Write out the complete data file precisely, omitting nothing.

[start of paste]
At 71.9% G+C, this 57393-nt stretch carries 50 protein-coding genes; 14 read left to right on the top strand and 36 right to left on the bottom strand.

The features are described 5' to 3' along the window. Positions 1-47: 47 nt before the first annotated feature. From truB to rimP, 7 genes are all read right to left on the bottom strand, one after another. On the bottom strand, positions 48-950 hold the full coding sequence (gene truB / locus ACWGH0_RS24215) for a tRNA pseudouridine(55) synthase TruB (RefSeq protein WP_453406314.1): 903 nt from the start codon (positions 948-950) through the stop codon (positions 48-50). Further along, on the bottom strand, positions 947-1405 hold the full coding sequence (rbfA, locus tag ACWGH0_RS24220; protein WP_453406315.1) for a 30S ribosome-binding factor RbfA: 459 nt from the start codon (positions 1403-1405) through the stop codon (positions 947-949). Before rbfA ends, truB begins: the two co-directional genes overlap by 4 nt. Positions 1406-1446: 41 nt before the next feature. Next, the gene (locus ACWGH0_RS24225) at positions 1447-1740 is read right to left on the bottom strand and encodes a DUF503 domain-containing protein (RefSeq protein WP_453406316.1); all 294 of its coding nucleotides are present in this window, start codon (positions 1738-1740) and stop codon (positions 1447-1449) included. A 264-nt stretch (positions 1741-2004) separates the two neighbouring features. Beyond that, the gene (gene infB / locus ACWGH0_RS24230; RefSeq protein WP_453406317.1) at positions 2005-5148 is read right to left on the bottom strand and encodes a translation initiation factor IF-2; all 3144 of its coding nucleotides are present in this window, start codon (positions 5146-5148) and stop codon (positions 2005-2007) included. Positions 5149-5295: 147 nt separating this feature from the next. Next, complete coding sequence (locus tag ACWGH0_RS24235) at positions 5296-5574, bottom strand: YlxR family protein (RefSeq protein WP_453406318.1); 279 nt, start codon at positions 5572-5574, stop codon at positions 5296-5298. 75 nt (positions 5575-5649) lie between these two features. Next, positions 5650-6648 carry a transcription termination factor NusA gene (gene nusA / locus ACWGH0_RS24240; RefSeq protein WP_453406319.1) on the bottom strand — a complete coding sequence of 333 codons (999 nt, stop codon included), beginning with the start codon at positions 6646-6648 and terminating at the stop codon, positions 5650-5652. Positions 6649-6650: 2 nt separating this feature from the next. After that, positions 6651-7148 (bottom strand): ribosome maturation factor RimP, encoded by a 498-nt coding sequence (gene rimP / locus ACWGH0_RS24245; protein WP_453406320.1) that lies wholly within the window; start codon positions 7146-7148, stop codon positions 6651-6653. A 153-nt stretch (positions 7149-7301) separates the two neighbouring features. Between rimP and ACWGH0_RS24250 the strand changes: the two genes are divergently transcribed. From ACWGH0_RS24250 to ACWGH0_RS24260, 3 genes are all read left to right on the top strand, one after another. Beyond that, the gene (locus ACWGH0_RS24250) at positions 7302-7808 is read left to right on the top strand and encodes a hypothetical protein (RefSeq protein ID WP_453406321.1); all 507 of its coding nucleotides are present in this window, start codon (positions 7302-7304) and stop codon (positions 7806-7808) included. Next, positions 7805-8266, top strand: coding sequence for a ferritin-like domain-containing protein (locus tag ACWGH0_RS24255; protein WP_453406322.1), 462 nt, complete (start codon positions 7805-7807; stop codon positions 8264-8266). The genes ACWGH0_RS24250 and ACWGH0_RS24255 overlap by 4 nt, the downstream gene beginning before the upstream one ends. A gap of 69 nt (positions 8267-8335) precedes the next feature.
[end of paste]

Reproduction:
At 71.9% G+C, this 57393-nt stretch carries 50 protein-coding genes; 14 read left to right on the top strand and 36 right to left on the bottom strand.

The features are described 5' to 3' along the window. Positions 1-47: 47 nt before the first annotated feature. From truB to rimP, 7 genes are all read right to left on the bottom strand, one after another. On the bottom strand, positions 48-950 hold the full coding sequence (gene truB / locus ACWGH0_RS24215) for a tRNA pseudouridine(55) synthase TruB (RefSeq protein WP_453406314.1): 903 nt from the start codon (positions 948-950) through the stop codon (positions 48-50). Further along, on the bottom strand, positions 947-1405 hold the full coding sequence (rbfA, locus tag ACWGH0_RS24220; protein WP_453406315.1) for a 30S ribosome-binding factor RbfA: 459 nt from the start codon (positions 1403-1405) through the stop codon (positions 947-949). Before rbfA ends, truB begins: the two co-directional genes overlap by 4 nt. Positions 1406-1446: 41 nt before the next feature. Next, the gene (locus ACWGH0_RS24225) at positions 1447-1740 is read right to left on the bottom strand and encodes a DUF503 domain-containing protein (RefSeq protein WP_453406316.1); all 294 of its coding nucleotides are present in this window, start codon (positions 1738-1740) and stop codon (positions 1447-1449) included. A 264-nt stretch (positions 1741-2004) separates the two neighbouring features. Beyond that, the gene (gene infB / locus ACWGH0_RS24230; RefSeq protein WP_453406317.1) at positions 2005-5148 is read right to left on the bottom strand and encodes a translation initiation factor IF-2; all 3144 of its coding nucleotides are present in this window, start codon (positions 5146-5148) and stop codon (positions 2005-2007) included. Positions 5149-5295: 147 nt separating this feature from the next. Next, complete coding sequence (locus tag ACWGH0_RS24235) at positions 5296-5574, bottom strand: YlxR family protein (RefSeq protein WP_453406318.1); 279 nt, start codon at positions 5572-5574, stop codon at positions 5296-5298. 75 nt (positions 5575-5649) lie between these two features. Next, positions 5650-6648 carry a transcription termination factor NusA gene (gene nusA / locus ACWGH0_RS24240; RefSeq protein WP_453406319.1) on the bottom strand — a complete coding sequence of 333 codons (999 nt, stop codon included), beginning with the start codon at positions 6646-6648 and terminating at the stop codon, positions 5650-5652. Positions 6649-6650: 2 nt separating this feature from the next. After that, positions 6651-7148 (bottom strand): ribosome maturation factor RimP, encoded by a 498-nt coding sequence (gene rimP / locus ACWGH0_RS24245; protein WP_453406320.1) that lies wholly within the window; start codon positions 7146-7148, stop codon positions 6651-6653. A 153-nt stretch (positions 7149-7301) separates the two neighbouring features. Between rimP and ACWGH0_RS24250 the strand changes: the two genes are divergently transcribed. From ACWGH0_RS24250 to ACWGH0_RS24260, 3 genes are all read left to right on the top strand, one after another. Beyond that, the gene (locus ACWGH0_RS24250) at positions 7302-7808 is read left to right on the top strand and encodes a hypothetical protein (RefSeq protein ID WP_453406321.1); all 507 of its coding nucleotides are present in this window, start codon (positions 7302-7304) and stop codon (positions 7806-7808) included. Next, positions 7805-8266, top strand: coding sequence for a ferritin-like domain-containing protein (locus tag ACWGH0_RS24255; protein WP_453406322.1), 462 nt, complete (start codon positions 7805-7807; stop codon positions 8264-8266). The genes ACWGH0_RS24250 and ACWGH0_RS24255 overlap by 4 nt, the downstream gene beginning before the upstream one ends. A gap of 69 nt (positions 8267-8335) precedes the next feature.